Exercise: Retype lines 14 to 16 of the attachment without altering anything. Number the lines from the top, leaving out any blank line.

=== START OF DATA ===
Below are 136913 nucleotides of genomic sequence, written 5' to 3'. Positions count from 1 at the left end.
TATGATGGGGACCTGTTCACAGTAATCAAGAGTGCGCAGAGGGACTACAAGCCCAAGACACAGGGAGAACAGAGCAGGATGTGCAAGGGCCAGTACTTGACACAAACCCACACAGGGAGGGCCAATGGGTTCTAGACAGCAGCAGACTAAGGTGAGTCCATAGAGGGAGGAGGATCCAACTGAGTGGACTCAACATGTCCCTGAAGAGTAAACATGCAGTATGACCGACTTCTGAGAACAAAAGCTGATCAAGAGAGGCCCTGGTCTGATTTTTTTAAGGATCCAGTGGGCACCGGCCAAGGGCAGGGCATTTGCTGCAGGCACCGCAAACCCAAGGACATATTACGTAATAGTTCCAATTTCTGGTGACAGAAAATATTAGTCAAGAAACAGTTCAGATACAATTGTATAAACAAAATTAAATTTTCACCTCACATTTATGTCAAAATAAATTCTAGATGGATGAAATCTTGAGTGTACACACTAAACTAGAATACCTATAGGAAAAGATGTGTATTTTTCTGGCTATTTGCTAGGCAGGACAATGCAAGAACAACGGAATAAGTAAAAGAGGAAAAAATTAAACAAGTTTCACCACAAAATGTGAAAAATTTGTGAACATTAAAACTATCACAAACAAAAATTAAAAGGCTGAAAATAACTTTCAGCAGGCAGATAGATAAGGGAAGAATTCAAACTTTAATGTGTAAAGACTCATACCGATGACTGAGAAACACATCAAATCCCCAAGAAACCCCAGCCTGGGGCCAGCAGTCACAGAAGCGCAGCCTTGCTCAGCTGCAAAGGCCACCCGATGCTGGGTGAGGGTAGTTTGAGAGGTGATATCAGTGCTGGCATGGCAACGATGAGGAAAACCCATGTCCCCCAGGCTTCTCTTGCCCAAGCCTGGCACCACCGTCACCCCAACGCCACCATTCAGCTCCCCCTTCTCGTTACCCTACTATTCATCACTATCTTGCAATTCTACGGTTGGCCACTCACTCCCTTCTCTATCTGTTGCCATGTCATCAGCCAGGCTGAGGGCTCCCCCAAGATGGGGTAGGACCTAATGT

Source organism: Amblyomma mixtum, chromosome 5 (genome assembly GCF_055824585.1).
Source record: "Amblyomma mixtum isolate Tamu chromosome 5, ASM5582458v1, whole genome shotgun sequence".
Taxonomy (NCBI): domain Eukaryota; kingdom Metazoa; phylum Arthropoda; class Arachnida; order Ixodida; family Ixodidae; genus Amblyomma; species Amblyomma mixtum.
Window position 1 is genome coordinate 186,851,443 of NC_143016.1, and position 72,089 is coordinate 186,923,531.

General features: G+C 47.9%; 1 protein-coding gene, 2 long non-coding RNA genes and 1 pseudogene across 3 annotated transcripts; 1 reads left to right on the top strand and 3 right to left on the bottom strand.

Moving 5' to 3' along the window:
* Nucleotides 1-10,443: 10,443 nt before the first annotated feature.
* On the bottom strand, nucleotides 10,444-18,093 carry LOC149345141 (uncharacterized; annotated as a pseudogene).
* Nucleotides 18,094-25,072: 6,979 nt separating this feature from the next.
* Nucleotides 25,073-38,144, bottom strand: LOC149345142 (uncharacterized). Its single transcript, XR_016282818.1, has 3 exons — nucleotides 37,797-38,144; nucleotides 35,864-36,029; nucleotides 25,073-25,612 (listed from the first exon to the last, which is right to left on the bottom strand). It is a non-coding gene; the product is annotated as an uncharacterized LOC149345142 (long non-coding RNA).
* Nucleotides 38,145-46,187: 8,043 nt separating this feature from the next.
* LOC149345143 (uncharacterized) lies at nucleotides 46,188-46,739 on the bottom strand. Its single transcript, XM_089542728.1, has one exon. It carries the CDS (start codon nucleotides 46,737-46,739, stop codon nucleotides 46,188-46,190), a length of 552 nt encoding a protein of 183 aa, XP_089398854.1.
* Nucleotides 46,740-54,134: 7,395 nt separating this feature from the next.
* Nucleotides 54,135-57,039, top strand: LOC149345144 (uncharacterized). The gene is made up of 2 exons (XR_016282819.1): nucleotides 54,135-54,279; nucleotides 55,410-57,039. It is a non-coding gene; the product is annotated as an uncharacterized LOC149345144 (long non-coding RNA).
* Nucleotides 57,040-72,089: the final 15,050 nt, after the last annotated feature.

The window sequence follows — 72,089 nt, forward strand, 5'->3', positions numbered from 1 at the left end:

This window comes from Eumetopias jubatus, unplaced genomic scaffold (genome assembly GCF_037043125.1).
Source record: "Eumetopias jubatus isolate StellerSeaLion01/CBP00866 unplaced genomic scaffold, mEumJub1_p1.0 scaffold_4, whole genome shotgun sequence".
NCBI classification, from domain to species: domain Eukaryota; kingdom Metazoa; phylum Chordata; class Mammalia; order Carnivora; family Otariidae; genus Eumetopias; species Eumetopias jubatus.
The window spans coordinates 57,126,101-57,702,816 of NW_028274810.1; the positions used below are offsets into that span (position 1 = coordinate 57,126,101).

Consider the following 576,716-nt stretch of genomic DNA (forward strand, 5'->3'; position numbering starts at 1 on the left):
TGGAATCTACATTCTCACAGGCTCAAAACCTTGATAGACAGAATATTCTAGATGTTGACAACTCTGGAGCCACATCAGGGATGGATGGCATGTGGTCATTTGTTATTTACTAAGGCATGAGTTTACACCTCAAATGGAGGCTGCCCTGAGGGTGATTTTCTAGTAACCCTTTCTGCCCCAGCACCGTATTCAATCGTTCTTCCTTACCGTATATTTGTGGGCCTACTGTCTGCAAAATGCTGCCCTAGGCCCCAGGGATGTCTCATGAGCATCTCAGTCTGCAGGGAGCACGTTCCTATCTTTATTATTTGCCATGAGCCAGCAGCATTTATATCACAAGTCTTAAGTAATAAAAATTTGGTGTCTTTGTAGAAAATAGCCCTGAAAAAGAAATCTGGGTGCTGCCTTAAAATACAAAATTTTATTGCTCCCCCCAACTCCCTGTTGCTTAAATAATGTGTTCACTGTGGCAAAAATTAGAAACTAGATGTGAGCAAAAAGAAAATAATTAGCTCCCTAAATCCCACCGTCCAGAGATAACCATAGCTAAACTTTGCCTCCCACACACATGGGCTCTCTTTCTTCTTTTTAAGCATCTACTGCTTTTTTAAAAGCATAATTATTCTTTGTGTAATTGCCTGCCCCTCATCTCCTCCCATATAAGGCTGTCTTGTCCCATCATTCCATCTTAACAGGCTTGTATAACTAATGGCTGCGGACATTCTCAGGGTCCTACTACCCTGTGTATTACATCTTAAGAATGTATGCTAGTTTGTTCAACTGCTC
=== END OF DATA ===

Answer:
* LOC149345143 (uncharacterized) lies at nucleotides 46,188-46,739 on the bottom strand. Its single transcript, XM_089542728.1, has one exon. It carries the CDS (start codon nucleotides 46,737-46,739, stop codon nucleotides 46,188-46,190), a length of 552 nt encoding a protein of 183 aa, XP_089398854.1.
* Nucleotides 46,740-54,134: 7,395 nt separating this feature from the next.
* Nucleotides 54,135-57,039, top strand: LOC149345144 (uncharacterized). The gene is made up of 2 exons (XR_016282819.1): nucleotides 54,135-54,279; nucleotides 55,410-57,039. It is a non-coding gene; the product is annotated as an uncharacterized LOC149345144 (long non-coding RNA).